I love worshipping God through music.
I first really experienced God’s presence in a small house in Mexico. Our group was on a mission trip and we were spending time worshipping God through music. As my eyes were closed and I was singing the words, it felt as if everyone else disappeared and I was before God’s throne. There’s nothing quite like that experience.
Unfortunately, there are some worship songs that can immediately snap me out of the moment. Like Threepio walking in on Han and Leia, there are some worship songs that can totally ruin the moment.
I readily admit that a lot of times my reaction to a song has more to do with my critical nature than with the inherent quality of the song. There are some secular songs I just don’t like and there are some worship songs that I just don’t like.
What course of action should we take, though, when a worship song has bad theology, uninteresting music or nonsensical lyrics? Is there room in modern Christianity to raise a critical eye to worship songs and judge their viability for a worship service?
The challenge in judging worship songs is thoroughly examining why we don’t like a particular song. There are a lot of worship songs we might not like simply because of their style or their age. When our only complaints are that a song is “lame” or “too old”, then we should probably get over ourselves and not allow the song to influence our ability to worship God.
If we have legitimate concerns, though, over a song’s theology, music or lyrics, then we need to learn how to have productive conversations. It’s important to have those conversations because God deserves to be correctly and excellently praised.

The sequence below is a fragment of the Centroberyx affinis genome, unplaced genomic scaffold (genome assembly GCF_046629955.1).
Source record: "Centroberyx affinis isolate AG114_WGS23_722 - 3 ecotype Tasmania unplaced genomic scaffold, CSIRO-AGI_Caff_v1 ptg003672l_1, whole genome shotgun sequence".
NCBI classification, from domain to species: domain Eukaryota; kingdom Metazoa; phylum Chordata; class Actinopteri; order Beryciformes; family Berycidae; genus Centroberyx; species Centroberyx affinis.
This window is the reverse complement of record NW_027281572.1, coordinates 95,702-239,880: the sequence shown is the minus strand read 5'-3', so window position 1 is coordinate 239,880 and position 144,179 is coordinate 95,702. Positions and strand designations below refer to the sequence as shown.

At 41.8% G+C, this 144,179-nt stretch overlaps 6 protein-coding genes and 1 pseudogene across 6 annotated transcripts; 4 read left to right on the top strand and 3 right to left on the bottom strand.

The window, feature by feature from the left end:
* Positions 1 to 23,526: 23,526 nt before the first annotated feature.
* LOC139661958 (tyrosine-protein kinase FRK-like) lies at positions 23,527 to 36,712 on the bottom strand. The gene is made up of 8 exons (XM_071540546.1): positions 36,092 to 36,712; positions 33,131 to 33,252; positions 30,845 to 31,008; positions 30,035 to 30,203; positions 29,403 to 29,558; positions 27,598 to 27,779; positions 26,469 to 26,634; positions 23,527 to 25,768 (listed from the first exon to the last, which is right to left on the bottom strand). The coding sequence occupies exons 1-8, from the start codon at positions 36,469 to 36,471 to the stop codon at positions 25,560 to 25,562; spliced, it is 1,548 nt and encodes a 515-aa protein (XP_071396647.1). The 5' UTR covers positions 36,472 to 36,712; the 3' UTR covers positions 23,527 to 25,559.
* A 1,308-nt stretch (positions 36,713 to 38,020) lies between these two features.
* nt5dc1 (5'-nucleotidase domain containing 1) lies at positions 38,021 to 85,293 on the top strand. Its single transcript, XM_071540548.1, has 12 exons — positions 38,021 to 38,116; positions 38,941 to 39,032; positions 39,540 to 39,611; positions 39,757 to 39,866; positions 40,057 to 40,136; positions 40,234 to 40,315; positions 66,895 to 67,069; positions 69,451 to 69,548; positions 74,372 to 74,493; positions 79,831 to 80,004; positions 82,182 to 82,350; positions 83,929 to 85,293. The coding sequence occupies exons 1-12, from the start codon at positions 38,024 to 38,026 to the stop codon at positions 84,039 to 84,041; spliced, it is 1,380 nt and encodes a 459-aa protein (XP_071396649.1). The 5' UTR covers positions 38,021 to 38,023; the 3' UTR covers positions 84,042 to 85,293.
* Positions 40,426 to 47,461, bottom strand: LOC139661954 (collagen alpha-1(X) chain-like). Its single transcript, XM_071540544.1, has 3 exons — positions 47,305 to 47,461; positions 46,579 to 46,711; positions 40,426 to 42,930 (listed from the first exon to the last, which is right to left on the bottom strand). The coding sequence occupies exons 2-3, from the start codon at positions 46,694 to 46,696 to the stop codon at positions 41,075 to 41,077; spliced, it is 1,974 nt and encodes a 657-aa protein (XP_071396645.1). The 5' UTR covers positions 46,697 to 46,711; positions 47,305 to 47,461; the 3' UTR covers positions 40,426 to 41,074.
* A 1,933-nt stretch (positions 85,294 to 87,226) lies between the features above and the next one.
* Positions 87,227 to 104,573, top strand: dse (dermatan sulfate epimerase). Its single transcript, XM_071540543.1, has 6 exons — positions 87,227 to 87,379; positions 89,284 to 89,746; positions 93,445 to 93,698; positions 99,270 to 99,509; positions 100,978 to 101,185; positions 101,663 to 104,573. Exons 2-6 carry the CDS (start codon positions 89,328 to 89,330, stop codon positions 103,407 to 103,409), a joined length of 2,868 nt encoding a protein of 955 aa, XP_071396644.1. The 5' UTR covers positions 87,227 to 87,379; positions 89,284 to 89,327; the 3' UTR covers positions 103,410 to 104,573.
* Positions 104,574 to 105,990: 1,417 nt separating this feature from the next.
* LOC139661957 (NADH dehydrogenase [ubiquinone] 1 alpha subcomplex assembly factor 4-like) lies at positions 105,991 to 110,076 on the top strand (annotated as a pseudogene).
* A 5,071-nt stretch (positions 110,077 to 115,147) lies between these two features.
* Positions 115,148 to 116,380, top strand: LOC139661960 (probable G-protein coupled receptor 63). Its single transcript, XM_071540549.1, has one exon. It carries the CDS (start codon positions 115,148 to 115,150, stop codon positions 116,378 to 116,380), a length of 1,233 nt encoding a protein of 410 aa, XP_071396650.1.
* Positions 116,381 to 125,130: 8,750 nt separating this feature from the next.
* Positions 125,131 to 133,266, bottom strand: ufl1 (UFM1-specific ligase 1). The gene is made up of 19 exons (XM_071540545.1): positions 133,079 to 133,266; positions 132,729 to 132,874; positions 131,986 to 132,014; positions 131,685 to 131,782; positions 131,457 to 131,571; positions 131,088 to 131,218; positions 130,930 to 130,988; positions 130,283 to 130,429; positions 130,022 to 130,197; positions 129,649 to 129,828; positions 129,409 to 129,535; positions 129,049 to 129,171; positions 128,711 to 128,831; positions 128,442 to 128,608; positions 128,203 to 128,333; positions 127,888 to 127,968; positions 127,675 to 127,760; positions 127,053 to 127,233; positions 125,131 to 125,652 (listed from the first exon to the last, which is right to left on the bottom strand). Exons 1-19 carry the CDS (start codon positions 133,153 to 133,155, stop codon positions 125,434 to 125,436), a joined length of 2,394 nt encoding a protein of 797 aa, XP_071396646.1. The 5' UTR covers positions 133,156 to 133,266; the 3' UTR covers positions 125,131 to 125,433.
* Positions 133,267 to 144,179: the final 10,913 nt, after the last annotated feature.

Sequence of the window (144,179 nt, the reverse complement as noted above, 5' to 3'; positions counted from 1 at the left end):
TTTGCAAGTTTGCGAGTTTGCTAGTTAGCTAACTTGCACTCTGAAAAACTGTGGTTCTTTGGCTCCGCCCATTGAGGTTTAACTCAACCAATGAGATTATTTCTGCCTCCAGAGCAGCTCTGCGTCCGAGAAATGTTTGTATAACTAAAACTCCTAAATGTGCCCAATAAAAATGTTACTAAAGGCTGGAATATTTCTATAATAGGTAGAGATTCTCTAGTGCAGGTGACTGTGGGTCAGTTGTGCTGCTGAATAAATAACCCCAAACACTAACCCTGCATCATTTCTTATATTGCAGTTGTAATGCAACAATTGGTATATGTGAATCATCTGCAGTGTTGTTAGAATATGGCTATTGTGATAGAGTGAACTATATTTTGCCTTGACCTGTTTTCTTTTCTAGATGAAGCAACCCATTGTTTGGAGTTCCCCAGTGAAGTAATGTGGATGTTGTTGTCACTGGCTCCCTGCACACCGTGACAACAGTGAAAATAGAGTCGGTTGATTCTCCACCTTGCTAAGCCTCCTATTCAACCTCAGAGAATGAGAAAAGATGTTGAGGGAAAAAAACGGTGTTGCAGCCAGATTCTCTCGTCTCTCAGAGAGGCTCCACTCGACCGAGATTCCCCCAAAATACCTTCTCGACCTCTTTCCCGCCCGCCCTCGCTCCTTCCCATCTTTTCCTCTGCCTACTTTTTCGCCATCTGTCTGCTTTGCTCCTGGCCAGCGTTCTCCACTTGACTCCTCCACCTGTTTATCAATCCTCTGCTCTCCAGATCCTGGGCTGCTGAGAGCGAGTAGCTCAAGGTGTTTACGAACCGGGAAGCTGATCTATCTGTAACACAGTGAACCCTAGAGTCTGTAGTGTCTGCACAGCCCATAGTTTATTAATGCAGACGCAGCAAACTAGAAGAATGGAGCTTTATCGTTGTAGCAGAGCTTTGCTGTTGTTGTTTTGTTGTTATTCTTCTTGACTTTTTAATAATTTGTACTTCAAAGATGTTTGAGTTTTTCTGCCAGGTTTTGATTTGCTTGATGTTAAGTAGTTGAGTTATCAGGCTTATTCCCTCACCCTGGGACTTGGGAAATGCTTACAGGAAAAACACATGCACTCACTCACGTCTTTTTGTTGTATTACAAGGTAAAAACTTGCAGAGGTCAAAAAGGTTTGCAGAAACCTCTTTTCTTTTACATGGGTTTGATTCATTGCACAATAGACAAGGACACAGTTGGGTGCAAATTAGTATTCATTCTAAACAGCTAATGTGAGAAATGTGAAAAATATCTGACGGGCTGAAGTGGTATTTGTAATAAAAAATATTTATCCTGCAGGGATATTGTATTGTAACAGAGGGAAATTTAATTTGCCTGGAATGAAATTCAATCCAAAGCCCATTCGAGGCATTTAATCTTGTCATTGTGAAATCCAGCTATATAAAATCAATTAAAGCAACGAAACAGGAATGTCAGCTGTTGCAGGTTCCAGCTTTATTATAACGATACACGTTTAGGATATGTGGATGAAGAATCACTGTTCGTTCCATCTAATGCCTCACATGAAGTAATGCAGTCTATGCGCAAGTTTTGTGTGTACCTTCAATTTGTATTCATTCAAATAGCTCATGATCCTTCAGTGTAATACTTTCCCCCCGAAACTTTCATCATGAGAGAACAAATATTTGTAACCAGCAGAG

At church this weekend I had questions about a song’s theology that we sang. After our Friday night service I asked our worship pastor about the song and how he interpreted its theology. We had a good conversation that didn’t answer all of my questions, but it was a good start. I can only imagine how the conversation would have gone had I started out by saying, “That song’s dumb and I don’t think we should sing it anymore.”
God deserves songs that are correct in theology and musically and lyrically excellent. We can’t apply the same type of assembly line system which produced Rebecca Black’s “Friday” to worship songs. These are the songs that we’re bringing as our praise to the creator of the universe. If they don’t demand a critical and objective eye, then I don’t know what does.
Whether a song is exceptional or theologically sound, worshipping God mostly has to do with our hearts and posture. If we have the correct heart and a humble posture, we could sing “Yub Nub” and still manage to step into God’s presence.
How do you feel about judging worship songs?